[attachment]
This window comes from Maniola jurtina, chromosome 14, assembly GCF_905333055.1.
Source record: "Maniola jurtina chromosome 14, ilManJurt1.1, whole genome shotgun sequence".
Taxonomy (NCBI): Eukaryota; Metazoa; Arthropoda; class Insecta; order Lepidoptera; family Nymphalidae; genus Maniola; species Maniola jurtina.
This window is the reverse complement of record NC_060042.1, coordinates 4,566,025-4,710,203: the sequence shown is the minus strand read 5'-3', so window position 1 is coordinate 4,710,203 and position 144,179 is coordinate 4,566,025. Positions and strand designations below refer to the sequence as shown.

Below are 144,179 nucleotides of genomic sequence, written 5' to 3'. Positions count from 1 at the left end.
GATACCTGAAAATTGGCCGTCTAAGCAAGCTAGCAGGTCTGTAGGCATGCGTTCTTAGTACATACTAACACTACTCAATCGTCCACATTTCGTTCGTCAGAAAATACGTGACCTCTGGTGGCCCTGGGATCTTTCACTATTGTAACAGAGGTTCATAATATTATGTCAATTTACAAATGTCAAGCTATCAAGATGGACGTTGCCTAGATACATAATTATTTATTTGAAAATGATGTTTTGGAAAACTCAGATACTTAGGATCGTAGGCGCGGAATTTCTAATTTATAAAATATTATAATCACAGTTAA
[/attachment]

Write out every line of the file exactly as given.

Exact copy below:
This window comes from Maniola jurtina, chromosome 14, assembly GCF_905333055.1.
Source record: "Maniola jurtina chromosome 14, ilManJurt1.1, whole genome shotgun sequence".
Taxonomy (NCBI): Eukaryota; Metazoa; Arthropoda; class Insecta; order Lepidoptera; family Nymphalidae; genus Maniola; species Maniola jurtina.
This window is the reverse complement of record NC_060042.1, coordinates 4,566,025-4,710,203: the sequence shown is the minus strand read 5'-3', so window position 1 is coordinate 4,710,203 and position 144,179 is coordinate 4,566,025. Positions and strand designations below refer to the sequence as shown.

Below are 144,179 nucleotides of genomic sequence, written 5' to 3'. Positions count from 1 at the left end.
GATACCTGAAAATTGGCCGTCTAAGCAAGCTAGCAGGTCTGTAGGCATGCGTTCTTAGTACATACTAACACTACTCAATCGTCCACATTTCGTTCGTCAGAAAATACGTGACCTCTGGTGGCCCTGGGATCTTTCACTATTGTAACAGAGGTTCATAATATTATGTCAATTTACAAATGTCAAGCTATCAAGATGGACGTTGCCTAGATACATAATTATTTATTTGAAAATGATGTTTTGGAAAACTCAGATACTTAGGATCGTAGGCGCGGAATTTCTAATTTATAAAATATTATAATCACAGTTAA